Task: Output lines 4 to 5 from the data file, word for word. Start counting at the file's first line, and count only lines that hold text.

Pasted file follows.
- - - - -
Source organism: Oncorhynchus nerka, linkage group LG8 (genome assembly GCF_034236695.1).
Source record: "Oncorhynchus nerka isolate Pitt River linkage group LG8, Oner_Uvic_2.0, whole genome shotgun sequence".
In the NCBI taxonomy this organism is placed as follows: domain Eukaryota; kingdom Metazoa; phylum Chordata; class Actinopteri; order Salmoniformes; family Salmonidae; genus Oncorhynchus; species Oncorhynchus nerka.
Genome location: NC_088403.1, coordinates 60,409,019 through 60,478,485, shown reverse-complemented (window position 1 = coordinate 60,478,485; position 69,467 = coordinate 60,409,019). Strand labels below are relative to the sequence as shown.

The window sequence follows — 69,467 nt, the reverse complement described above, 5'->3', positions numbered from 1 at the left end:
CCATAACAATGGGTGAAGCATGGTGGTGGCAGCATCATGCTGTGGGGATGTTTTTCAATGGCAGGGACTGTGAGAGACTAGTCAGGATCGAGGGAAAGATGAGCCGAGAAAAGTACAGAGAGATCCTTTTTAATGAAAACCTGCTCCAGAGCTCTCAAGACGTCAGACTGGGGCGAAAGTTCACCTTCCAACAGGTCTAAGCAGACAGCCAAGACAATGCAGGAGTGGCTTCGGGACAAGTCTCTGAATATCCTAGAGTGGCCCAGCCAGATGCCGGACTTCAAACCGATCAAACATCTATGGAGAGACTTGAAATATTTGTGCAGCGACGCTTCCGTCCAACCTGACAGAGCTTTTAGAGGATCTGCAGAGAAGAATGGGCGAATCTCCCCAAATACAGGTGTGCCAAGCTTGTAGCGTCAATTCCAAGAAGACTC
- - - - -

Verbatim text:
Genome location: NC_088403.1, coordinates 60,409,019 through 60,478,485, shown reverse-complemented (window position 1 = coordinate 60,478,485; position 69,467 = coordinate 60,409,019). Strand labels below are relative to the sequence as shown.

The window sequence follows — 69,467 nt, the reverse complement described above, 5'->3', positions numbered from 1 at the left end: